Repatriation: how a personal development plan can help

What can be done to ensure that the challenges of repatriation are successfully overcome and equally profitable for both employee and company? Why are HR managers of internationally experienced companies devoting their time intensively to the subject of reintegrating expatriates, even during the current crisis? Daniel Auwermann, partner at German company ICUnet.AG, explains.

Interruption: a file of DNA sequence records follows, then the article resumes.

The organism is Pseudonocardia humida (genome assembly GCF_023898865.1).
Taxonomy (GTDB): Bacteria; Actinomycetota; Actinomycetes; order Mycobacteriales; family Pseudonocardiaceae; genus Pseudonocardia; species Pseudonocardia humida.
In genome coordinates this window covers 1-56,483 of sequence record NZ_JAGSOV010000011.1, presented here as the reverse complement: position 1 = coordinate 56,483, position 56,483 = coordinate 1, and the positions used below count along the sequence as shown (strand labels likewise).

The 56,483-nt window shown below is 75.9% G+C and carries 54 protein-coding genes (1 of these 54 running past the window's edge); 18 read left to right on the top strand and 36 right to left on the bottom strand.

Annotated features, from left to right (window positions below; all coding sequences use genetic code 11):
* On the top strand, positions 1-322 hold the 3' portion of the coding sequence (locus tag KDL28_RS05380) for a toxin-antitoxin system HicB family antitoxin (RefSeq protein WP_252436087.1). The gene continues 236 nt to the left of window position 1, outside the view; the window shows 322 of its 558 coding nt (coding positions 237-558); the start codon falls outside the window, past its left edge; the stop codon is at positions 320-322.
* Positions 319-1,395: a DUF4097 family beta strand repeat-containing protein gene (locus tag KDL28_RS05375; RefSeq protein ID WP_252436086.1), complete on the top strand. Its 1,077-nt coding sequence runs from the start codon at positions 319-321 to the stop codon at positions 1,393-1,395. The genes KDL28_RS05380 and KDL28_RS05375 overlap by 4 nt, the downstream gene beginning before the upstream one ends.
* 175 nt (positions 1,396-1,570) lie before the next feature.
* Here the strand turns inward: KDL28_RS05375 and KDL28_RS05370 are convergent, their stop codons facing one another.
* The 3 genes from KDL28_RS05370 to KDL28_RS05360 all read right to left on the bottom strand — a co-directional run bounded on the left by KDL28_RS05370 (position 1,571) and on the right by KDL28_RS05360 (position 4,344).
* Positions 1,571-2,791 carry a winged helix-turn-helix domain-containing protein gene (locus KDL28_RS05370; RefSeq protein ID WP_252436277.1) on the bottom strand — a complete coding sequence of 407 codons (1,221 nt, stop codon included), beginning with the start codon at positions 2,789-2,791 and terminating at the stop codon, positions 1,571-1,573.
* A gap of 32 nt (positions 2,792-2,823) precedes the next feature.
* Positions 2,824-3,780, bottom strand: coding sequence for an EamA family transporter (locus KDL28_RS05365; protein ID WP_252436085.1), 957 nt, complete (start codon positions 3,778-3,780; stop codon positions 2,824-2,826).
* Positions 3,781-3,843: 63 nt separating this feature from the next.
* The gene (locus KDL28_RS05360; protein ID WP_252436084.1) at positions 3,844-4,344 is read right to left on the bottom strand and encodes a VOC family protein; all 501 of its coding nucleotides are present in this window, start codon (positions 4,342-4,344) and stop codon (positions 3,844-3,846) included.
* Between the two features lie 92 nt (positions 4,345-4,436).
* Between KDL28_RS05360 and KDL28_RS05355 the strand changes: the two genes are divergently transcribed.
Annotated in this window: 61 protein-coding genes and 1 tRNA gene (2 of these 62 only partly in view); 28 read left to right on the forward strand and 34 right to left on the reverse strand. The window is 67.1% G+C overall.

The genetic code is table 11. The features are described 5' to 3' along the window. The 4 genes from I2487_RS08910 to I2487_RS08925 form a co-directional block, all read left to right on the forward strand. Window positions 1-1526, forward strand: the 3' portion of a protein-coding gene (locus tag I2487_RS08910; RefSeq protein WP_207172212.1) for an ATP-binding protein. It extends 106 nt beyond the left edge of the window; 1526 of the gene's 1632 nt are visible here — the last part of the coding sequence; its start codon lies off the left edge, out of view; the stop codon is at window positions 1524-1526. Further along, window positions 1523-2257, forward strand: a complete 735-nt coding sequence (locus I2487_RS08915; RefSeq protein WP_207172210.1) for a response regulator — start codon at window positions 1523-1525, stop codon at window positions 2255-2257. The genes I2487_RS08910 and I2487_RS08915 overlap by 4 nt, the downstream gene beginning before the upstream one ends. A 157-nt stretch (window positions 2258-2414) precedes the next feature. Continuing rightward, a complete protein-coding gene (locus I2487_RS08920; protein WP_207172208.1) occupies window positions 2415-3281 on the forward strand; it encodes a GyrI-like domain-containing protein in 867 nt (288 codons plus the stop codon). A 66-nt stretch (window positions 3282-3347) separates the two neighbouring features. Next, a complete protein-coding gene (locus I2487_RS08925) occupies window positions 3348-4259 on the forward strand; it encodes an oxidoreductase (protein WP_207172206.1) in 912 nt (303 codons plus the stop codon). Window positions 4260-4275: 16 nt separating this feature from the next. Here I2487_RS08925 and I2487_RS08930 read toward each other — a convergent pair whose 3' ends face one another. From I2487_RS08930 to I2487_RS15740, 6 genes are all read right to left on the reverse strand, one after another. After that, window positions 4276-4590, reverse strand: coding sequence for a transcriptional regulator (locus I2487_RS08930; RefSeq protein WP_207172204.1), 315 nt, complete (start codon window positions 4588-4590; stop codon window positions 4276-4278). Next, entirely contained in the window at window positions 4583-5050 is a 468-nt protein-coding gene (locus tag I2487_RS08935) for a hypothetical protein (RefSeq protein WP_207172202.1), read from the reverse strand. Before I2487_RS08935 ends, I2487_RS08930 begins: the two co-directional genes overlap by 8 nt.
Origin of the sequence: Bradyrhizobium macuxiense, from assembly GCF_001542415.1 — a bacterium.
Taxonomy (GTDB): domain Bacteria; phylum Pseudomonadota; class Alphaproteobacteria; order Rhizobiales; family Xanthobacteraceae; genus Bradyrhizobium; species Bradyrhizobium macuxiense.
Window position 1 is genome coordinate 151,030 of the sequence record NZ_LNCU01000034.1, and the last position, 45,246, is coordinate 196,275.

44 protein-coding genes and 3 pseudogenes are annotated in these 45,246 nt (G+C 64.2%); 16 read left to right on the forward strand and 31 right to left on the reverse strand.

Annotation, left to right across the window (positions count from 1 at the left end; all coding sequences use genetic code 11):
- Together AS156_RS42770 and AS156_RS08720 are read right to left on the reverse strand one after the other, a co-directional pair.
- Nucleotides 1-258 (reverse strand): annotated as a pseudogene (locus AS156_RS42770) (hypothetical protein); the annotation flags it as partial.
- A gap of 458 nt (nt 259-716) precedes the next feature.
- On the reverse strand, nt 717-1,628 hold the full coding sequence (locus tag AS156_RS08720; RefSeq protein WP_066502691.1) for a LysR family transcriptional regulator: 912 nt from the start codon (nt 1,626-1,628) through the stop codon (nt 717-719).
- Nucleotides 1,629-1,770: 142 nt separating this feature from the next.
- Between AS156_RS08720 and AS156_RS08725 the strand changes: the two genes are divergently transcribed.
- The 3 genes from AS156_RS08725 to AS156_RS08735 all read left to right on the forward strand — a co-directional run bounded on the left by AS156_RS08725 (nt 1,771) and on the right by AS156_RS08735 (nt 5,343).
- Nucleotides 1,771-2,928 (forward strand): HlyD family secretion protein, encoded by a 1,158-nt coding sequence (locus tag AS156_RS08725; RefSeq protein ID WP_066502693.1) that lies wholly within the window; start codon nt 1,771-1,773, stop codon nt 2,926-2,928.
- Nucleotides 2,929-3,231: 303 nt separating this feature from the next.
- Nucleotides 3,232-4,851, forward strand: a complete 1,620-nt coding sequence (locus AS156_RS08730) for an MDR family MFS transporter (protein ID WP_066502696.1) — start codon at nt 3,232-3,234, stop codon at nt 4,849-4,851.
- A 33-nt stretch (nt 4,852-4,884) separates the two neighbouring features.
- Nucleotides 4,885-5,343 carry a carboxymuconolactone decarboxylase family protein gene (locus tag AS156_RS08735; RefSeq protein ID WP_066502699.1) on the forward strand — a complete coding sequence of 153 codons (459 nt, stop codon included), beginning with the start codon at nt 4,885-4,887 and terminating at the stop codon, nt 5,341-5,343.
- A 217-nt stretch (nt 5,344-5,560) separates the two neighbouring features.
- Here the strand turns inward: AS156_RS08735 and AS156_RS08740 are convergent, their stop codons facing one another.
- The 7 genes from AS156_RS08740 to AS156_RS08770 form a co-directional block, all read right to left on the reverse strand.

What can be done to ensure that the challenges of repatriation are successfully overcome and equally profitable for both employee and company? Why are HR managers of internationally experienced companies devoting their time intensively to the subject of reintegrating expatriates, even during the current crisis? Daniel Auwermann, partner at German company ICUnet.AG, explains.Many expatriates return home with doubts regarding their future career at the company. Most companies don’t have plans for reintegration, and the expected promotion fails to materialise.“A personal development plan makes sense,” according to one repatriate.Many changes associated with returning home and the position employees hold afterwards cannot be predicted in the long term from a company’s point of view. “It is not possible to offer job guarantees; the environment changes too much in two years,” according to a HR manager.Internet portals: job vacancies and news from the head office“Surveys reveal what we already know and follow from experience. Reintegration already begins before the foreign assignment,” observes Carolin Grellner, head of the assignment management team here at ICUnet.AG.“From the very beginning, internet portals make expats aware of potential problems when returning home, promote extensive and continuous exchange, and motivate employees to go after the future position in the company as early as possible.“Current job vacancies, news from the head office, and important tips and information for accompanying partners and children can also be included here.”False expectation of expatriates“Life in Germany has become quite foreign to me,” is how one repatriate described his experience.In the first few weeks after returning home, Germans are often seen as notorious complainers, unfriendly to children, aggressive or inflexible. Is it possible to get used to that, and, more to the point, is there even a desire to do so?With all its professional and private challenges, returning home can be even more difficult than the foreign assignment itself. The key issue here is the false expectation expatriates have regarding the old, familiar-seeming home country. As part of individual coaching for returnees, repatriates can become aware of the changed values, attitudes, experiences and behaviour patterns as well as the current reality of everyday working life in the home country.For further information, go to www.icunet.ag/en

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